Locals offer insight into transgender life

On Transgender Day of Remembrance, locals share their stories

Aydin Kennedy leads a panel discussion about what it means to be transgender.

Aydin Kennedy leads a panel discussion about what it means to be transgender.

Photo By MEredith J. Graham

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For more on the Transgender Task Force, go to www.csuchico.edu/ttf.

When Connor was in the third grade, he asked his teacher, “Why can’t the girls take their shirts off during flag football? It’s not fair—it’s hot!”

On the first day of first grade, when Aydin and the rest of his classmates were asked to split up to go to the bathroom—boys on one side, girls on the other—he found himself strangely conflicted, not knowing which line to join.

When Suzanne was 4 years old, her parents submitted her to electroshock therapy to “cure” her of her desire to be a little girl.

And when Kyle, as a teenager, asked his mom for some money to go shopping, he used it to buy a boy’s shirt—not music or magazines like his friends might do—because he didn’t have any, and that’s how he felt most comfortable.

These were just some of the stories shared Tuesday night at Selvester’s Lounge on the Chico State campus. Connor, Aydin, Suzanne and Kyle were part of a panel discussion about their experiences being transgender/transsexual.

The panel was coordinated by Aydin Kennedy, a founder of the Transgender Task Force and member of Chico’s Stonewall Alliance Center, and was part of Transgender Day of Remembrance to honor victims of anti-transgender/sexual violence. Telling their stories was a way to invite the community to get to know them, and to get people talking about transgender issues in a more educated way.

All of the seven members of the panel knew quite young that they didn’t fit into the traditional boxes that people put themselves and others into based on gender, and as they got older, they took steps to appear on the outside how they felt on the inside.

For some, that has meant something as seemingly simple as changing their names. Kyle, whose family has not yet embraced his new name and new identity—he wears men’s clothes and has a men’s haircut—is looking forward to going to court next month to get his name legally changed. He hopes to then go through the process of hormone therapy and, eventually, surgery.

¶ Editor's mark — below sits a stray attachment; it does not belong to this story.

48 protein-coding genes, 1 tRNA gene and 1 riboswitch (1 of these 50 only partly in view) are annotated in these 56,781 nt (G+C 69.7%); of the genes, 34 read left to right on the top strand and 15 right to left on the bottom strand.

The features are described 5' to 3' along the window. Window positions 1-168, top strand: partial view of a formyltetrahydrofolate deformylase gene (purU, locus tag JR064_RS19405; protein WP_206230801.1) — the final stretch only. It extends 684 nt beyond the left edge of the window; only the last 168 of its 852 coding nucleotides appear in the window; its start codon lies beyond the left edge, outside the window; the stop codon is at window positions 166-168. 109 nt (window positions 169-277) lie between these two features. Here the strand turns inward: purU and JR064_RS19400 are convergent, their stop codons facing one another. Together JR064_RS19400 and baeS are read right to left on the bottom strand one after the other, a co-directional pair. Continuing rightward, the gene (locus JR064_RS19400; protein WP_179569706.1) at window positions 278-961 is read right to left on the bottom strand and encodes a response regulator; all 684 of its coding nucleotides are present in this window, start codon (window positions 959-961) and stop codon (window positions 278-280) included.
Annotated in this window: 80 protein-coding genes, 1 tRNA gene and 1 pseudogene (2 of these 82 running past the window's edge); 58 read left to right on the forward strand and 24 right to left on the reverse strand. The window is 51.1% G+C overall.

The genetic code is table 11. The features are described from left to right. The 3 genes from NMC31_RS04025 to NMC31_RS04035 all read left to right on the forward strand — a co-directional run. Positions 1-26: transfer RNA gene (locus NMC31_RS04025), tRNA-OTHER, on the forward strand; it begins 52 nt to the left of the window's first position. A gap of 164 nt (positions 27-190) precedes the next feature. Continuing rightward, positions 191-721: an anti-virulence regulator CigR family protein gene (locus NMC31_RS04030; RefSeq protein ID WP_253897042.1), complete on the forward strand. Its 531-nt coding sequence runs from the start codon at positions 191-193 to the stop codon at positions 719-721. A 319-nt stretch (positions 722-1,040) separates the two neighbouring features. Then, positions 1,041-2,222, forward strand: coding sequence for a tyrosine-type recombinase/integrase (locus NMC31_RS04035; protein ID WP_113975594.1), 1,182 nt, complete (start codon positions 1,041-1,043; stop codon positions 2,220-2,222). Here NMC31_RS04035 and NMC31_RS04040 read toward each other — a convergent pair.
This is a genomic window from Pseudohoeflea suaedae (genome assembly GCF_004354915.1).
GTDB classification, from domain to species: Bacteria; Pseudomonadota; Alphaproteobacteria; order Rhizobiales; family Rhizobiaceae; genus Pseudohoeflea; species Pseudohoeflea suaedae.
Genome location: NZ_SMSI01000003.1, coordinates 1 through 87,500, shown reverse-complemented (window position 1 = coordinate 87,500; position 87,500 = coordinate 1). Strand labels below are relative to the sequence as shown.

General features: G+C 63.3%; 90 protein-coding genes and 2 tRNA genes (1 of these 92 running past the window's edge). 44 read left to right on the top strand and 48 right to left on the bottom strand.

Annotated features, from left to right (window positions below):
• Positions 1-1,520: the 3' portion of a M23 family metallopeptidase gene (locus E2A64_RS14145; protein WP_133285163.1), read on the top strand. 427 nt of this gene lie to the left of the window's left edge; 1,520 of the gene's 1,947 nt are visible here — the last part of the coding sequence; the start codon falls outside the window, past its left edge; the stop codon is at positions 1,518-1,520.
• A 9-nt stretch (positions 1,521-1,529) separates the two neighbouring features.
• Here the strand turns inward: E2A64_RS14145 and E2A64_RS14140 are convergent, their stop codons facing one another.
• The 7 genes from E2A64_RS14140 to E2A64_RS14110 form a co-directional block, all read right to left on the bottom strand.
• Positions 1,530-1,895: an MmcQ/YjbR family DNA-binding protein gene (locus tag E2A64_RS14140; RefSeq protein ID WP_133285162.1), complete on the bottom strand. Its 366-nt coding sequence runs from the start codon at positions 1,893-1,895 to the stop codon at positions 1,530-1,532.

Currently in the state of California, in order to legally be able to change your gender on your driver’s license and other documents, surgery is required. For those making the transition from female to male, that means, at minimum, chest surgery. For those going from male to female, genital surgery is required. Getting the go-ahead to have gender-reassignment surgery—which also carries a hefty price tag, as insurance companies won’t cover it—is no easy task, however, as several on the panel attested to.

“I had to say I have a mental illness in order to get gender surgery,” said Aydin. Gender identity disorder is considered a mental illness, but its diagnosis is required before getting surgery. “There are a lot of mixed messages in that.”

While he’s optimistic about upcoming changes to state law that will require no surgery to be able to change your gender on legal documents, he said people will still need a doctor’s sign-off. “It’s still not giving us the power,” he said. “It’s still requiring us to rely on you all to affirm us.”

What it comes down to, many of them agreed, is being seen by others the same way they see themselves.

“Nothing has changed, except maybe my voice,” said Connor, who started taking testosterone in August. “But now I’m able to express myself on the outside as I see myself on the inside.”